As a gay man with HIV, I’ve been stockpiling my medication after hearing Trump’s Obamacare ‘plans’

Let me remind you about the lackadaisical timeline Trump put in place at last night’s press conference to repeal and replace Obamacare, ‘It will be essentially simultaneously…the same day or the same week ... could be the same hour.' This doesn't fill me with hope

Dave Postal
Thursday 12 January 2017 12:35
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President-elect Donald Trump has promised to 'repeal and replace' Obamacare, but has so far not revealed any plans
President-elect Donald Trump has promised to 'repeal and replace' Obamacare, but has so far not revealed any plans

Since his election, many in the US have become resigned to the forthcoming Trump presidency. Give Trump a chance, they say. Well as a 57 year old man with HIV, I’m not feeling so optimistic. I’ve even started taking precautions by stockpiling my medication.

You see, the first thing the incoming administration want to do is to repeal and replace the “catastrophic” Affordable Care Act (ACA), as Trump labelled it in last night’s press conference. What he will replace it with is still up for debate. All we know so far is that it will be “something terrific”. As a man with a pre-existing health condition, I have no doubt that the replacement plans will be anything but.

Donald Trump calls for change to curb Big Pharma

This isn’t the first time I have had to stockpile my medicine, at the risk of hampering its effectiveness. I have been HIV positive since 2001 and my expenses for the life-saving medications that I take each day are over $3,000 per month. To put that into context, that’s the equivalent of a studio apartment in Manhattan in New York City. This type of money isn’t easy to come by, and there have been times when my insurance has cut me off cold. In 2008, I missed an insurance payment by one day and was dropped by the COBRA plan. The only reason I had this plan in the first place was because I had gone to the lengths of finding a job in another state specifically so that I could receive this insurance.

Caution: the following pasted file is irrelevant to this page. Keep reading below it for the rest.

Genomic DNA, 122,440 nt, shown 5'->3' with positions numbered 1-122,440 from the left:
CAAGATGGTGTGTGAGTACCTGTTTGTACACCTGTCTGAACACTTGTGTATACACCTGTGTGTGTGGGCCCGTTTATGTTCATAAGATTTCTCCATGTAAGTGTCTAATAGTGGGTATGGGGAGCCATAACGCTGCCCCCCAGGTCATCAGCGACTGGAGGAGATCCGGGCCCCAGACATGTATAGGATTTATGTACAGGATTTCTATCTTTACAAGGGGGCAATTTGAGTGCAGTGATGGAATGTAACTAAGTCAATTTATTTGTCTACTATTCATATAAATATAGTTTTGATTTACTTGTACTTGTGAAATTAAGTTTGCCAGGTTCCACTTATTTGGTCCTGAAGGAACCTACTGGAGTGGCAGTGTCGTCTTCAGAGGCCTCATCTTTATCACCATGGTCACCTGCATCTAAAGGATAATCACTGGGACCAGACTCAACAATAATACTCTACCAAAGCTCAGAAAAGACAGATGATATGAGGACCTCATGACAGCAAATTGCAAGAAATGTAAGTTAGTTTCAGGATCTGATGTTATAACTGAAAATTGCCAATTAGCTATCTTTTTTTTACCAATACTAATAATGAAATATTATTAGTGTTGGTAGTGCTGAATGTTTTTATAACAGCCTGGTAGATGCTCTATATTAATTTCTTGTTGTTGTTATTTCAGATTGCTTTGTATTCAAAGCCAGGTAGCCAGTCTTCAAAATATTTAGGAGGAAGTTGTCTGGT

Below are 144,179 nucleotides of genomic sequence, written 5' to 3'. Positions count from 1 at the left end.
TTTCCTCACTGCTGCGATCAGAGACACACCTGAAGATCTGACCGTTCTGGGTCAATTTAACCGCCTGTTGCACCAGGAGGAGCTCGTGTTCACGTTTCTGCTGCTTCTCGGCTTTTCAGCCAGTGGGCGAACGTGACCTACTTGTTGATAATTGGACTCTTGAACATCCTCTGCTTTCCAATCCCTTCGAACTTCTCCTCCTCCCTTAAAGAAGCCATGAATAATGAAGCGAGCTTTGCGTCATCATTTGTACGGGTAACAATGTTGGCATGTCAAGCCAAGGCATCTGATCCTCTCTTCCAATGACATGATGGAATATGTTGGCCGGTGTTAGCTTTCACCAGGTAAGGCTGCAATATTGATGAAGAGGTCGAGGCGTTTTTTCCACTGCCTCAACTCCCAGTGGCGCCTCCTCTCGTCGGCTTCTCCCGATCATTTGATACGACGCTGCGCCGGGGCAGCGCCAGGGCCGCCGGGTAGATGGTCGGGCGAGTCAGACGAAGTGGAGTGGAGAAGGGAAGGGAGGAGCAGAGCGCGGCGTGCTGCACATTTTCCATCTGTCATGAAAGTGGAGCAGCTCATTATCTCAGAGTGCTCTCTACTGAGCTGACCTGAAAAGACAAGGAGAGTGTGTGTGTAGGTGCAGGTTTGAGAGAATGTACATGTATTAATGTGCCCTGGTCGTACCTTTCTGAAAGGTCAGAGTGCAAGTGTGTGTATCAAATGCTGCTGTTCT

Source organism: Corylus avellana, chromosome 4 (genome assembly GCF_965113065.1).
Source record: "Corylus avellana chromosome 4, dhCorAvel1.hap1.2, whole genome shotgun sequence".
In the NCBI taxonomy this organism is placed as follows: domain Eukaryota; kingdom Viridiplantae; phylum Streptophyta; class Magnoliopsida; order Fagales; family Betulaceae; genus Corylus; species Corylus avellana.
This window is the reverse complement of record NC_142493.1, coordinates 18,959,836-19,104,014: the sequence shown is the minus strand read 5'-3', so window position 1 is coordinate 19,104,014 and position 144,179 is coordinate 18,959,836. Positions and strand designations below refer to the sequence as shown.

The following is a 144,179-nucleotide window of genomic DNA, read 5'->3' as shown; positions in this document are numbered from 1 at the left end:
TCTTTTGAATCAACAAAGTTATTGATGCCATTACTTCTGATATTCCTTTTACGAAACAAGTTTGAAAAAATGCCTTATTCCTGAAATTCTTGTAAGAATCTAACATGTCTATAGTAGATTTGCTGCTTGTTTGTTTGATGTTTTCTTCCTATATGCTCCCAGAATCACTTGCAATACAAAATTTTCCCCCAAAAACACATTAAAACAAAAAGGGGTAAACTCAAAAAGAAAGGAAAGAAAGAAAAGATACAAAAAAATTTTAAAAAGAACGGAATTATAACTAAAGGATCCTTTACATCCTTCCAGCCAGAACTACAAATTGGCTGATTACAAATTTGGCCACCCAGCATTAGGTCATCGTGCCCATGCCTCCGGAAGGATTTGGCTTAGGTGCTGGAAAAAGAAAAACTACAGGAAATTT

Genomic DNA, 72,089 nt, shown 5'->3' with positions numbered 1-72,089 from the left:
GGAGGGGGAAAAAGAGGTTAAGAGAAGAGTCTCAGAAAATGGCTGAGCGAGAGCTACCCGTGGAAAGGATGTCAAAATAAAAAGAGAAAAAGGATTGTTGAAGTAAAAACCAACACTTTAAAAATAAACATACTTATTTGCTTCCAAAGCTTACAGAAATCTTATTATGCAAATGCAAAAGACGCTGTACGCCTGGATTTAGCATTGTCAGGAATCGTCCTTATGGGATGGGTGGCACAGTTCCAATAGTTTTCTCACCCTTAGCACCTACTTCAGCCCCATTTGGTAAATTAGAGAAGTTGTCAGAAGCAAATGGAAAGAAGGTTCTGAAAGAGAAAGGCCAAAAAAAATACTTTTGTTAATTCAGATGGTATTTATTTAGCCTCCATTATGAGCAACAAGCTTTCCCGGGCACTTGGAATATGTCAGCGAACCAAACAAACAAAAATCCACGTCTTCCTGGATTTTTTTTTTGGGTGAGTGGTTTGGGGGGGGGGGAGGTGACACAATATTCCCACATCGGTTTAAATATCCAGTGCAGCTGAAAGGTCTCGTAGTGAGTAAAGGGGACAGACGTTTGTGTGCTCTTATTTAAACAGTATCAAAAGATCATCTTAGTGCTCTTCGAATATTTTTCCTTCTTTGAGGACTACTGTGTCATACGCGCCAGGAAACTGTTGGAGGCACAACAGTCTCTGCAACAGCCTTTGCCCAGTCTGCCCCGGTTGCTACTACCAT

Unable to get individual insurance in California as a self-employed worker with a pre-existing condition, I was not sure if I would ever be covered again, at least at an affordable cost. To become insured I had form a company with two or more employees, so that I could qualify for group coverage. Even then, this coverage only paid for my medication and for the event of any major injuries, forcing me into a coverage gap (when the ACA was passed the insurance I purchased was invalidated because it didn’t meet the effective threshold of care). I hoarded medications that I was supposed to take daily and made them last for months, even at the risk of the treatment losing its effectiveness because I could not afford to comply with the regimen, just in case I was dropped again.

In 2011, following the introduction of Obamacare, I was able to enrol in Covered California and have been insured ever since. This was because the legislation put an end to insurers denying coverage or charging exorbitant fees to people who had pre-existing medical conditions.

In the lead up to the inauguration. I hear everyone spouting the same arguments: it will be harder to undo the ACA than you think; the Republicans don’t really have a plan to replace it; and it will take years to write new legislation anyway. I doubt everything will be okay when the very first thing the Congress seems to want to do is throw the health of millions of Americans into peril, with no conceivable plan in place.

Showing us what they are going to replace it with before they get rid of something would seem like a reasonable idea, but the best we have seen from Paul Ryan is vouchers, lifetime limits and intrastate insurance exchanges, (because I can certainly understand why a South Dakota insurance company would want to insure me when I am 1,578 miles away from the nearest doctor in their network). Furthermore, let me just remind you about the timeline Trump put in place last night, "It will be essentially simultaneously…the same day or the same week ... could be the same hour." This doesn’t fill me with hope.

I find it inconceivable that our own government, with the knowledge that a lifetime of treatment for HIV costs $379,000 would say, at best “here’s a coupon” and at worst “good luck with that!” I guess that by the sheer act of sentencing someone to death by denying them affordable coverage for an incurable illness, it really gives me something to fight for.

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